Just as the vertical exploration of the feminine psyche reached the apex of its fashionability between approximately 1890 and 1914 in Ibsen, Lawrence, Zweig and Woolf, so too did anthropomorphism and the study of human-animal correspondences. Kipling's "Jungle Book", Jules Renard's "Histoires naturelles", Apollinaire's "Le Bestiare" and Remy de Courmont's brilliant and whimsically charming "Physique de l' amour" ( translated by Ezra Pound as "The Natural Philosophy of Love" ) - all were heavily in the air. Gourmont was an early admirer of Colette's and, like the deistic nature writer Francis who wrote the preface for "Dialogues des bêtes", a kindred spirit. His exquisitely written encyclopedia of animal sex, which revels in imagery as dense as hers, tells us that "...the sexual inventions of humanity are nearly all anterior or even exterior to man. There is not one whose model, even perfected, is not offered him by the animals."
Gourmont describes complex patterns of parasitism bet;veen the sexes. Take the bonellie sea-worm, for example, whose female is one thousand times bigger than the male. The male is a "miniscule filament" who lives in her oesophagus and who descends like a mote of dust into her oviducts, so puny that he was long confused with true parasites. Elsewhere, delving into the sex-lives of "the bold female scaraboea, adroit chalicodomes, cold wise lycoses and proud, terrible mantes", he provides a perfect picture of a Colette male, especially the doomed beautiful boys like Cheri : "In the insect world the male is the frail, elegant sex, gentle and sober, with no employment save to please and to love. To the female the heavy work of digging, of masonry, and the danger of the hunt and of war."
And copulation is everywhere sparring. Hermaphrodite snails whip out needle sharp stilettoes with which they simultaneously transfix each other. The terrible female green grasshopper chews and swallows the genital ampulla, then her quivering digestible mate. As does the Alpine analote, a veritable "cannibal Marguerite de Bourgogne." The wretched male ephippigere has a spermatophore half his whole body size, which the female eats as hors d'oeuvre before proceding to the rest of him. "This male flesh," Gourmont comments drily, "is doubtless comforting to the mother to be."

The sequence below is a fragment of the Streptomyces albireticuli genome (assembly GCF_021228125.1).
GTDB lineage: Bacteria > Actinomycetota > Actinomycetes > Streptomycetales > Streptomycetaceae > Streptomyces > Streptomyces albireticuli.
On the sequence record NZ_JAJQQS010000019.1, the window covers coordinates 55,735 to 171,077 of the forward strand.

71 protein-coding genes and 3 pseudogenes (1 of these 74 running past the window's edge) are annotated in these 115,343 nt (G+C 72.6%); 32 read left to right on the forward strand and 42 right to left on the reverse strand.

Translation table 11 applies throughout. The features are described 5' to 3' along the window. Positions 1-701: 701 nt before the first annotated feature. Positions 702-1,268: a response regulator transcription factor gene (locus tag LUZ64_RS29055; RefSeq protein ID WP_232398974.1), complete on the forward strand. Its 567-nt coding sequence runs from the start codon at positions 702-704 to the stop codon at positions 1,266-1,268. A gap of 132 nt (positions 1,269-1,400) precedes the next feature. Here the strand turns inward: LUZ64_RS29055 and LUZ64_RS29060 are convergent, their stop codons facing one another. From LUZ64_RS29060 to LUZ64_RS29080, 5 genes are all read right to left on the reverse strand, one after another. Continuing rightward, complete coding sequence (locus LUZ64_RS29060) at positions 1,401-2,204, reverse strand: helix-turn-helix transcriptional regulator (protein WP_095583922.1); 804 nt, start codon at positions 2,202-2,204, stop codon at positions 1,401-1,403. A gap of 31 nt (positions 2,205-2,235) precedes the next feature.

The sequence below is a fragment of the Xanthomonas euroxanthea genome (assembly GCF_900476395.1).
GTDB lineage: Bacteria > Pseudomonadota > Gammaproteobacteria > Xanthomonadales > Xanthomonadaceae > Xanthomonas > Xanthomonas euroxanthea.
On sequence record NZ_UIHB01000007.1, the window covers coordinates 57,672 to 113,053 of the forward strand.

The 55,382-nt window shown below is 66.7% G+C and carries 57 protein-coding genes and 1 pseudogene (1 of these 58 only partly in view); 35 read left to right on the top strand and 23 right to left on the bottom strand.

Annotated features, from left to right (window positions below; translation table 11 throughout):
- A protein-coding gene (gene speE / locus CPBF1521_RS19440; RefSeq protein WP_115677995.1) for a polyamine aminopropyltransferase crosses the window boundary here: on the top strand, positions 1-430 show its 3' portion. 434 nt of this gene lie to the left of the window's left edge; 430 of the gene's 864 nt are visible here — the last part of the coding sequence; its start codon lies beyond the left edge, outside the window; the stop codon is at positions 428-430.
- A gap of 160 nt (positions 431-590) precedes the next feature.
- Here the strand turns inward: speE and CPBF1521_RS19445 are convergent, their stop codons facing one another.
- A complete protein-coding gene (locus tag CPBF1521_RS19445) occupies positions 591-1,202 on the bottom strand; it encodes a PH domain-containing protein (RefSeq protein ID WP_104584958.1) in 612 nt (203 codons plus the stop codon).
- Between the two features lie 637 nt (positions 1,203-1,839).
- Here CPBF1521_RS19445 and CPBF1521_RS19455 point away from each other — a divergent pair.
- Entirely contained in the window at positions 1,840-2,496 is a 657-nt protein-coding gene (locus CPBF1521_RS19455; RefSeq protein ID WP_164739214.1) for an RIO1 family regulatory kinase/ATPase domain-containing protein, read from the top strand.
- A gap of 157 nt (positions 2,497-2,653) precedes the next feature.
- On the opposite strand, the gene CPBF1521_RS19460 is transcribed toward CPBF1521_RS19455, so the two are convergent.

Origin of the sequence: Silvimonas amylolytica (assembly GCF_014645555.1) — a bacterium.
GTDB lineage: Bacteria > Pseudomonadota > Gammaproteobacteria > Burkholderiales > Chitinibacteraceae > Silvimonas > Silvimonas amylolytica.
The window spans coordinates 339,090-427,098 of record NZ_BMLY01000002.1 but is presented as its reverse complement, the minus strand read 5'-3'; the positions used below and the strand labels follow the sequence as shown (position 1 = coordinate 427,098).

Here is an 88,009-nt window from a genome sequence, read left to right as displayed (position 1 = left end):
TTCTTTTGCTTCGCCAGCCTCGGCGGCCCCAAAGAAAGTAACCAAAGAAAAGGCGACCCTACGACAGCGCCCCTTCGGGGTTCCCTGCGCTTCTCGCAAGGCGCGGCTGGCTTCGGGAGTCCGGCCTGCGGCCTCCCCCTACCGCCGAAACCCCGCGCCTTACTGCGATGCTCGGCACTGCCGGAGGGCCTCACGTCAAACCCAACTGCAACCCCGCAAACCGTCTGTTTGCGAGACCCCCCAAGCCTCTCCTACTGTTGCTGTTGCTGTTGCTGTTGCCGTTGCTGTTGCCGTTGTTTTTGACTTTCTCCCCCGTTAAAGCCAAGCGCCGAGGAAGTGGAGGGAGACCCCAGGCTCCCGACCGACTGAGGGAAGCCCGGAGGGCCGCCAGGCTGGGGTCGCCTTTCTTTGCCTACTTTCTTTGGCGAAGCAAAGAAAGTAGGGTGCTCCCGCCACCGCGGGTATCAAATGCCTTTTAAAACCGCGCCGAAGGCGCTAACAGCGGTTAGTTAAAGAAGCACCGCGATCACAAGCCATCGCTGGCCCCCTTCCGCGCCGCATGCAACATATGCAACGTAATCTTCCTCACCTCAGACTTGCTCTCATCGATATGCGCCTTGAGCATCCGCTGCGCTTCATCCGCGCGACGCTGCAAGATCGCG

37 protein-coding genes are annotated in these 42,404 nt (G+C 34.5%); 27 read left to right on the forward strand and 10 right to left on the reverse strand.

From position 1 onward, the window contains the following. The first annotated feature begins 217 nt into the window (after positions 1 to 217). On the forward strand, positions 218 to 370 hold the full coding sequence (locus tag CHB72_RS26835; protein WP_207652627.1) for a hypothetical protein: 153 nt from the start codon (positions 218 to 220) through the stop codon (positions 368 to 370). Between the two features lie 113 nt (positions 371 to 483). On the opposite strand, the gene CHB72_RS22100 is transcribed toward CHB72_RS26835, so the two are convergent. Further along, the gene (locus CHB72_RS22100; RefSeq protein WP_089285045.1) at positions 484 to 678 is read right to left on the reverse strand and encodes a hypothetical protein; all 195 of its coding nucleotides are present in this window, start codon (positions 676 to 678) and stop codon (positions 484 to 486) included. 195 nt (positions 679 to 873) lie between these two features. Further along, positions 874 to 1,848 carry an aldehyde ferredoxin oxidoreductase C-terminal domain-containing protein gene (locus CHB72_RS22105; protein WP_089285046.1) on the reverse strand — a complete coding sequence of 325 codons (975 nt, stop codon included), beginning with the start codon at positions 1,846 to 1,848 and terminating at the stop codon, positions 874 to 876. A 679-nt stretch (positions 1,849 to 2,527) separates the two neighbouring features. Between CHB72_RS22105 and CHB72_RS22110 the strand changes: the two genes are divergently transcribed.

There is a scene in "The Innocent Libertine" in which Minne and Antoine watch two snails copulate on a garden wall, a sight with which Colette, as the daughter of a part-time snail breeder, must have been intimately familiar. It arouses in them a fascinated unease, a shock of recognition. The long, slimey, arduously tentative embrace, the tense adhesion sometimes lasting hours. In some gastropods, the male, equipped with a sly little Cupid's bow, fires a spermicidal arrow called the "telum amoris", or arrow of love, into the female's integuments - love by hyperdermic injection. In many, the embrace is followed by pursuit, capture and cannibal feast.
Like Preying Mantises, orb-weaving spider and cerapotonic midges, the amorous snail proves the truth of de Gourmont's gloomy observation that it is better to be an extreme feminist than a moderate one, since Nature affords no example of any equality of the sexes. There, love is agon between predator and victim.
And yet, for Colette animals are not just a distantly ancestral version of humans, nor blindly bellicose war-horses of evolution. They are also windows into a contiguous spiritual universe, an alternative world of feeling. Animals are actually at the heart of her method of measuring the problems of personality. Rilke, the writer closest to her on this score, has left the record of an intuition identical to hers in his many poems treating of animals. His eighth Duino Elegy, which deals with the psychic world of both children and animals, expresses Colette's affinity with both :
“If the animal moving towards us so securely in a different direction had our kind of consoiousness, it would wrench us around and drag us along its path. But it feels its life as boundless, unfathomable, and without regard to its own oondition : pure, like its outward gaze. And where we see the future, it sees all timeand itself within all time, forever healed.
Deep in the animal's face is visible a "pure unsuperintended element" which Rilke in a beautiful phrase called "Nirgends ohne Nicht", the "nowhere without the no." In a letter of 1924, he elaborated :